I can say without hesitation that it was one of the most relaxing moments I’ve had in years. The weather was windy but warm, a small weathered art-filled cottage sat off to our right, and a small forest to our left. It was a surreal place where everything just melted into the background for twenty minutes. I claimed the land nearest the water as where I was going to put my summer home, and Jayan took the field. We were going to become french woodsmen and part-time art dealers!

The trend continued throughout our time on the island. We climbed up a random observation tower and used their equally as random playground, that probably hadn’t seen kids in eons, to inflict agonizing pain on Steven with the seesaw. We stopped at artisan bakeries, cider tasting stores that had geriatric wards shuffling through tours, and oil dealers in the old french villages all while imagining that we were the first settlers who had step foot on the island. The irony is not lost on me that the first settlers couldn’t have had fig balsamic tasting sessions. Finally, we walked along the shore as people wind surfed in the E. Coli infested waters (they should have mentioned that before we showed up to Baie De Beauport in bathing suits and towels only to be laughed at).


I find that while planning is soothing and fun to do, when going on a trip the best thing is just to let things happen. Travel shouldn’t be something you need a vacation from. We spend most of our lives on schedules and hurrying to meet deadlines and the point of leaving home is to get away from all that. Sure, have fun and get excited by planning out what you want to happen because often it gives you great ideas, but if an opportunity arises be sure your plans are flexible enough to take it.


The starting point

First of all, welcome. The fact that you are looking at this page means somehow you’ve come to this strange corner of the internet and found yourself saying, “well this isn’t the IKEA homepage, is it?” For those who have made that mistake, I have included a link to IKEA to get you back on track to buy the Lugnvik sofa bed and chaise lounge combo.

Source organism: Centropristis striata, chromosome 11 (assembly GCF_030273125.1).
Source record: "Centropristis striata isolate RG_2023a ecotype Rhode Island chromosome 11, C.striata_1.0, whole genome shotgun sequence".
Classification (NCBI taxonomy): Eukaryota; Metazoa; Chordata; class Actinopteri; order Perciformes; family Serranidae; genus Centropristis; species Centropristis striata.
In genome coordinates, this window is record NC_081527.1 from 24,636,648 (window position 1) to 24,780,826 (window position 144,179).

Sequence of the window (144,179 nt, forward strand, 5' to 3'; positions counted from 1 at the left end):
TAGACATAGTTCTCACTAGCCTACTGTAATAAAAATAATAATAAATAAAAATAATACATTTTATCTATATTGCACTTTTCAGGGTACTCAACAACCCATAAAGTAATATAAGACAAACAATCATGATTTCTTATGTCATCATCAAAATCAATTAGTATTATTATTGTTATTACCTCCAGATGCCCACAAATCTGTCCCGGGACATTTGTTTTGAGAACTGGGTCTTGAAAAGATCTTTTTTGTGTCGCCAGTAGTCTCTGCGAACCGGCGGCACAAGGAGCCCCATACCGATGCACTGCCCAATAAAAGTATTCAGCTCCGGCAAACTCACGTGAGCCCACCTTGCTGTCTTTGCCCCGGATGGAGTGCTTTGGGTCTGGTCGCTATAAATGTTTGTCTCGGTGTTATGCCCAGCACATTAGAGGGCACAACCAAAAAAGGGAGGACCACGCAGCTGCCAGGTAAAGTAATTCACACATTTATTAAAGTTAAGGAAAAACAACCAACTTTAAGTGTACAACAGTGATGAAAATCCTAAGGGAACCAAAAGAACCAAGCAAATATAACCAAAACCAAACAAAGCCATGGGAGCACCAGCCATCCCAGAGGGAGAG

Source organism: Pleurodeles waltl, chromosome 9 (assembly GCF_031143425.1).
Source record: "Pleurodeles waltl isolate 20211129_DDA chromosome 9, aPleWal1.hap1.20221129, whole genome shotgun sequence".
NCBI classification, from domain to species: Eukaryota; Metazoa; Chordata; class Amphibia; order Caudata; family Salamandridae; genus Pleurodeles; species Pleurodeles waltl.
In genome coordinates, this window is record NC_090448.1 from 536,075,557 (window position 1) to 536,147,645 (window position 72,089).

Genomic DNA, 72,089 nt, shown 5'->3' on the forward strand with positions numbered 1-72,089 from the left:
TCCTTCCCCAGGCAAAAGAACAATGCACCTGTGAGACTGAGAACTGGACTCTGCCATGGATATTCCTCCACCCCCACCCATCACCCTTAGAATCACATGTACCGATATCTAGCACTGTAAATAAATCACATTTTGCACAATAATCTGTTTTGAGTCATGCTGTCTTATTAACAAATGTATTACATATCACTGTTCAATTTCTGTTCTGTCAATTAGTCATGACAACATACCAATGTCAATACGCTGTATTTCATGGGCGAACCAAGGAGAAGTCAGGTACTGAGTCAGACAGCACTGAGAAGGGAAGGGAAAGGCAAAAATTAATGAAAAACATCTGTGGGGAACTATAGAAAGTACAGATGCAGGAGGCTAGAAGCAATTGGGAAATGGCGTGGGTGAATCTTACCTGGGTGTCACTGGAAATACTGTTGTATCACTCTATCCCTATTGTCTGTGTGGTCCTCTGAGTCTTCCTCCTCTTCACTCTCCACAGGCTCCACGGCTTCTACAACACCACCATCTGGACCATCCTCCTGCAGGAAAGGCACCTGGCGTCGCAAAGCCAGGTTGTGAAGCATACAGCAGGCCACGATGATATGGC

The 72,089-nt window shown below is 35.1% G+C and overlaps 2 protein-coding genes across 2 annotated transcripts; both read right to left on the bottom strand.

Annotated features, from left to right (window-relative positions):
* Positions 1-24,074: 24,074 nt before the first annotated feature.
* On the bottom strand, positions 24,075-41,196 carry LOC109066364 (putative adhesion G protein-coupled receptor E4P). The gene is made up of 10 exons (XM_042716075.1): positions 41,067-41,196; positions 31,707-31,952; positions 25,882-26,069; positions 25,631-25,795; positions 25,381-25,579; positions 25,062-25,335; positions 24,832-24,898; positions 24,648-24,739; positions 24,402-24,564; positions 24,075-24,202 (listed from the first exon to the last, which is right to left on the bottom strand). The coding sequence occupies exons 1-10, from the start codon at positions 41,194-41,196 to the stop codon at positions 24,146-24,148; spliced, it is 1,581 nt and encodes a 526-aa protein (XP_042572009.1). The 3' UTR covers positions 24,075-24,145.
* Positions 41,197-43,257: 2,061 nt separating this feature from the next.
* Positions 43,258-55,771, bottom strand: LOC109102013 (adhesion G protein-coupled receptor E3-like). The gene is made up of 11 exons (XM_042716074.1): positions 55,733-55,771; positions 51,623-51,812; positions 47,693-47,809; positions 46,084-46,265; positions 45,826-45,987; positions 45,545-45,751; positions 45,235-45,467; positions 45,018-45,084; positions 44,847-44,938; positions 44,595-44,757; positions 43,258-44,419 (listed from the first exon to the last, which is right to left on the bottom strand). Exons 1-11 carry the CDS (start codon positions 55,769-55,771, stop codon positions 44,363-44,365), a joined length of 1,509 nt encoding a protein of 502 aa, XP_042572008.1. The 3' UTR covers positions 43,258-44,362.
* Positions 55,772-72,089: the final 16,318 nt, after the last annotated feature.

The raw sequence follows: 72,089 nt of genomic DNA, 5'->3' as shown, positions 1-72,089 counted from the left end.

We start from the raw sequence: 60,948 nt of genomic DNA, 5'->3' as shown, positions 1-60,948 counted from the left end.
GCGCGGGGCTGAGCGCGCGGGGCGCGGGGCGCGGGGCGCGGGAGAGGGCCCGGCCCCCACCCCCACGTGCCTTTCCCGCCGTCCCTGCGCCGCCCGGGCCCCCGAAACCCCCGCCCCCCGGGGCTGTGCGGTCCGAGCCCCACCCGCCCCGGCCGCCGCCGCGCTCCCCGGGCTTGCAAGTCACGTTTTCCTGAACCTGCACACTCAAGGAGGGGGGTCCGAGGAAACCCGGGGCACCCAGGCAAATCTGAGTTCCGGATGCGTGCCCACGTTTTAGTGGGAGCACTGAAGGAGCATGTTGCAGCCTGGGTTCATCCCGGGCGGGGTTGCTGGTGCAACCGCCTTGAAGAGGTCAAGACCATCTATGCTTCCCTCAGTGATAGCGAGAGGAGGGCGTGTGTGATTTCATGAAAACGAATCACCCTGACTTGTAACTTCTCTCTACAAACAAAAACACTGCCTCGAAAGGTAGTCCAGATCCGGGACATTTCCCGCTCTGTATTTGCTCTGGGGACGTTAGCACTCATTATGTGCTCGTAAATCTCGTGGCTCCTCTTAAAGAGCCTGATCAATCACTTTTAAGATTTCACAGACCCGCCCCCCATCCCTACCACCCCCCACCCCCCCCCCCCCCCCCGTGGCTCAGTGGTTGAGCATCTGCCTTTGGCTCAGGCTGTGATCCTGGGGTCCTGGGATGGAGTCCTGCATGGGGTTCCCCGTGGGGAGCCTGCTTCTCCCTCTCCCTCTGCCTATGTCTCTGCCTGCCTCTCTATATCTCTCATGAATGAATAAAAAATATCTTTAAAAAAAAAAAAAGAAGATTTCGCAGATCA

For those of you who are here with a purpose in mind, I will do my best to make it worth your while. This blog will exist primarily as a place for me to talk about the events in my life I feel the need to un-clutter (which would have been useful years ago while going through adolescence with a Justin Beiber-inspired haircut), taking on too many hobbies that I am not at all that good at (vegetarian cooking, soap making, drawing, being a tasteless cheese connoisseur) as well as my geeky musings (the North Remembers!), and finally but perhaps most importantly this blog will act as my diary as I embark on an eight month journey abroad.

And you thought I was kidding about the Bieber hair.

And you thought I was kidding about the Bieber hair.

Oh yes, I will take you along as I no doubt get drugged at a bar and skinned into a people suit—according to my mother—while going on a five month exchange to Madrid and then travelling for three months through Europe alone. As someone who is barely capable of driving down the road to get the mail without getting lost… my mother has about a 50% chance of being right and winning twenty dollars! So, she has that going for her.

Source: DVDactive

An accurate representation of what my mom thinks will happen to me.

As far as introductions go here is a quick list of things you should know about me. I like to answer all the awkward first date questions to get them out of the way. Here are some of the questions that I’ve been told you should never ask.

  • Do you want kids? Yes, I want kids.
  • Is that your natural hair colour? No, purple is not my natural hair colour. I was born squalling and slowly disintegrating in the early fall heat as my ginger skin peeled off from exposure to the sun.
  •  So why are you single? I have two exs that I know of, one of each gender. After the two-year relationship I decided to become a devout Satanist and devour the souls of innocents…. so dating has been put on the back burner for now I suppose.
  • Where do you see this relationship going? Hopefully towards reoccurring dates that end in one of us getting a restraining order.
  • My place or yours? Mine.

I promise though while sarcasm is my sickness that I also like to write serious pieces as well. To quote Ghost in the Shell, “overspecialize, and you breed in weakness” and I, in my obsession with taking on new experiences and hobbies, don’t want to pin myself as one type of blogger. That being said the blog will most likely be travel heavy, so consider this your gentle, loving warning.

I hope that you join me along for whatever lays ahead. I have no clue where anything is going to go… all I know is that, as my favourite author Chuck Palahniuk said:

“I want out of the labels. I don’t want my whole life crammed into a single word. A story. I want to find something else, unknowable, some place to be that’s not on the map. A real adventure.”